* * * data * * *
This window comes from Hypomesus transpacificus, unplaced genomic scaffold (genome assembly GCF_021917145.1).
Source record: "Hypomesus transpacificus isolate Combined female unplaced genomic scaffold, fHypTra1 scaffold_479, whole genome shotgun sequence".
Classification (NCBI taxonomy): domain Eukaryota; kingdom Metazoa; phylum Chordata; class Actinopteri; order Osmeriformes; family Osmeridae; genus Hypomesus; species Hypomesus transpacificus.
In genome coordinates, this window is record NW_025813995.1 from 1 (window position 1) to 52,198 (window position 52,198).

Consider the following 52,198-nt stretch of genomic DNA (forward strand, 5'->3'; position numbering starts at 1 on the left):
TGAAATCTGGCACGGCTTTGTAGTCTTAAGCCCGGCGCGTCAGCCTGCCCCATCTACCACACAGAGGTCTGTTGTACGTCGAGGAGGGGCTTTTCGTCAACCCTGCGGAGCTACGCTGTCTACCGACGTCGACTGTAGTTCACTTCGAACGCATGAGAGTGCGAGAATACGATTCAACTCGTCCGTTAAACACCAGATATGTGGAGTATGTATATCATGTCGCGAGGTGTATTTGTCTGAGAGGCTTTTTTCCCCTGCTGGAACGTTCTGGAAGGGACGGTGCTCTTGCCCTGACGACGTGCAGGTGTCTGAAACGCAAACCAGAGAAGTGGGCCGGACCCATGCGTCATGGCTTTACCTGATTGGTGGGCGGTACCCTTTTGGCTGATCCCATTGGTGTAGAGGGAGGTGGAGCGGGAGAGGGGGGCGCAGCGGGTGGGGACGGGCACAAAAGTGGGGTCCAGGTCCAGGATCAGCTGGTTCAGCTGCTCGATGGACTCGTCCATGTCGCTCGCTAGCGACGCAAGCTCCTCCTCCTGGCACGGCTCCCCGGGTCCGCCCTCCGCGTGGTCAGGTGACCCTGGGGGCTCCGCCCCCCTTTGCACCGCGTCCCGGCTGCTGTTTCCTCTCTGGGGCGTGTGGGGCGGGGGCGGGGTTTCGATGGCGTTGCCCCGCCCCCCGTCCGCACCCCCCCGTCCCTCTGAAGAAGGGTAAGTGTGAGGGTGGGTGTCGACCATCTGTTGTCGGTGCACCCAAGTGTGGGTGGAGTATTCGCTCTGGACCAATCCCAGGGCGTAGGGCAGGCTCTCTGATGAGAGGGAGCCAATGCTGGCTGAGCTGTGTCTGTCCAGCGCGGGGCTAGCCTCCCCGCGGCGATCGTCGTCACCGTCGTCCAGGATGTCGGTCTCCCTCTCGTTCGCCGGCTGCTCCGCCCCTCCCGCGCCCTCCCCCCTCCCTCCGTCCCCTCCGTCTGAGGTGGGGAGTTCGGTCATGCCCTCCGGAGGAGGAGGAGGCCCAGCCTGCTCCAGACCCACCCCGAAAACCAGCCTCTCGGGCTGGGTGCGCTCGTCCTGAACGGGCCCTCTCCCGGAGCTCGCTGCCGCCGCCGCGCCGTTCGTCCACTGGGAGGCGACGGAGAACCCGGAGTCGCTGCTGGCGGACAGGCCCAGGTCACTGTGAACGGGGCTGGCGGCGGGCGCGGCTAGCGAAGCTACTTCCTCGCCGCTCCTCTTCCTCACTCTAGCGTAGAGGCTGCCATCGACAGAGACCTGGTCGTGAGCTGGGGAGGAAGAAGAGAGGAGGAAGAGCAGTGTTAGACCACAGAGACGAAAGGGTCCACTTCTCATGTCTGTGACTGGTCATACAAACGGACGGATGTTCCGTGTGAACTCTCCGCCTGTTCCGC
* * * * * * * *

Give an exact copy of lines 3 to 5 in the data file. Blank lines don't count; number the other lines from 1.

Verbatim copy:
Classification (NCBI taxonomy): domain Eukaryota; kingdom Metazoa; phylum Chordata; class Actinopteri; order Osmeriformes; family Osmeridae; genus Hypomesus; species Hypomesus transpacificus.
In genome coordinates, this window is record NW_025813995.1 from 1 (window position 1) to 52,198 (window position 52,198).

Consider the following 52,198-nt stretch of genomic DNA (forward strand, 5'->3'; position numbering starts at 1 on the left):